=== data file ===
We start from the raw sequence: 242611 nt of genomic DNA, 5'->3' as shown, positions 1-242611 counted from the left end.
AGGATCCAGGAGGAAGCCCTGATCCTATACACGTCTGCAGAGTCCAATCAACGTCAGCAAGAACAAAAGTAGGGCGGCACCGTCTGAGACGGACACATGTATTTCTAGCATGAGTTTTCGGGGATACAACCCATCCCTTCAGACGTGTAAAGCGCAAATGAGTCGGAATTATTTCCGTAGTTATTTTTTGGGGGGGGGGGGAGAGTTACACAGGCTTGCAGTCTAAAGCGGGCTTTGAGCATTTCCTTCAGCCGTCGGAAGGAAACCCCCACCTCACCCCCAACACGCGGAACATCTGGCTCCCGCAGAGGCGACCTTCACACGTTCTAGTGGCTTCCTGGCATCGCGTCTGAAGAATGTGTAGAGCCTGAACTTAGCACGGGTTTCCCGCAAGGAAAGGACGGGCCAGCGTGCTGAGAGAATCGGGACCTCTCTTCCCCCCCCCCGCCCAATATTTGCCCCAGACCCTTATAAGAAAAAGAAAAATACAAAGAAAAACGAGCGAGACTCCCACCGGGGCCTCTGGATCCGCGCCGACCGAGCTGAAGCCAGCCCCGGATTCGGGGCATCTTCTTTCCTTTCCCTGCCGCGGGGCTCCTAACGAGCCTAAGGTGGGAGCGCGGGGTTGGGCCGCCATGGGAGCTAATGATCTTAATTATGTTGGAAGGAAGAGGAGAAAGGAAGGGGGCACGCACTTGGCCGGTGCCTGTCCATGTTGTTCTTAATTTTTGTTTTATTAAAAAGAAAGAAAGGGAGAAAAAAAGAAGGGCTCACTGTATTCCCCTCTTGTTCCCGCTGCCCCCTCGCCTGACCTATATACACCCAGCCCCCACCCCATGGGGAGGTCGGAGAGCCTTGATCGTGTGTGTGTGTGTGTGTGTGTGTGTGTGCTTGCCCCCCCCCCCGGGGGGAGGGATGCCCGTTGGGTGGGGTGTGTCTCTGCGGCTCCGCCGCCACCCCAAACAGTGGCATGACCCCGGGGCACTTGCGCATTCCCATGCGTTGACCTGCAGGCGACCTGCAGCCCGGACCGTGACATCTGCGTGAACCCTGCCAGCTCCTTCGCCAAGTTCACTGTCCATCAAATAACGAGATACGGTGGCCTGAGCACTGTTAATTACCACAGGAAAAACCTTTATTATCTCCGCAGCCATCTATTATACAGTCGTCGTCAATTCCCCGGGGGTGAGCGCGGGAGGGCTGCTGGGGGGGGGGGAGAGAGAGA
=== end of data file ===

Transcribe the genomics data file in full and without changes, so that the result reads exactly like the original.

We start from the raw sequence: 242611 nt of genomic DNA, 5'->3' as shown, positions 1-242611 counted from the left end.
AGGATCCAGGAGGAAGCCCTGATCCTATACACGTCTGCAGAGTCCAATCAACGTCAGCAAGAACAAAAGTAGGGCGGCACCGTCTGAGACGGACACATGTATTTCTAGCATGAGTTTTCGGGGATACAACCCATCCCTTCAGACGTGTAAAGCGCAAATGAGTCGGAATTATTTCCGTAGTTATTTTTTGGGGGGGGGGGGAGAGTTACACAGGCTTGCAGTCTAAAGCGGGCTTTGAGCATTTCCTTCAGCCGTCGGAAGGAAACCCCCACCTCACCCCCAACACGCGGAACATCTGGCTCCCGCAGAGGCGACCTTCACACGTTCTAGTGGCTTCCTGGCATCGCGTCTGAAGAATGTGTAGAGCCTGAACTTAGCACGGGTTTCCCGCAAGGAAAGGACGGGCCAGCGTGCTGAGAGAATCGGGACCTCTCTTCCCCCCCCCCGCCCAATATTTGCCCCAGACCCTTATAAGAAAAAGAAAAATACAAAGAAAAACGAGCGAGACTCCCACCGGGGCCTCTGGATCCGCGCCGACCGAGCTGAAGCCAGCCCCGGATTCGGGGCATCTTCTTTCCTTTCCCTGCCGCGGGGCTCCTAACGAGCCTAAGGTGGGAGCGCGGGGTTGGGCCGCCATGGGAGCTAATGATCTTAATTATGTTGGAAGGAAGAGGAGAAAGGAAGGGGGCACGCACTTGGCCGGTGCCTGTCCATGTTGTTCTTAATTTTTGTTTTATTAAAAAGAAAGAAAGGGAGAAAAAAAGAAGGGCTCACTGTATTCCCCTCTTGTTCCCGCTGCCCCCTCGCCTGACCTATATACACCCAGCCCCCACCCCATGGGGAGGTCGGAGAGCCTTGATCGTGTGTGTGTGTGTGTGTGTGTGTGTGTGCTTGCCCCCCCCCCCGGGGGGAGGGATGCCCGTTGGGTGGGGTGTGTCTCTGCGGCTCCGCCGCCACCCCAAACAGTGGCATGACCCCGGGGCACTTGCGCATTCCCATGCGTTGACCTGCAGGCGACCTGCAGCCCGGACCGTGACATCTGCGTGAACCCTGCCAGCTCCTTCGCCAAGTTCACTGTCCATCAAATAACGAGATACGGTGGCCTGAGCACTGTTAATTACCACAGGAAAAACCTTTATTATCTCCGCAGCCATCTATTATACAGTCGTCGTCAATTCCCCGGGGGTGAGCGCGGGAGGGCTGCTGGGGGGGGGGGAGAGAGAGA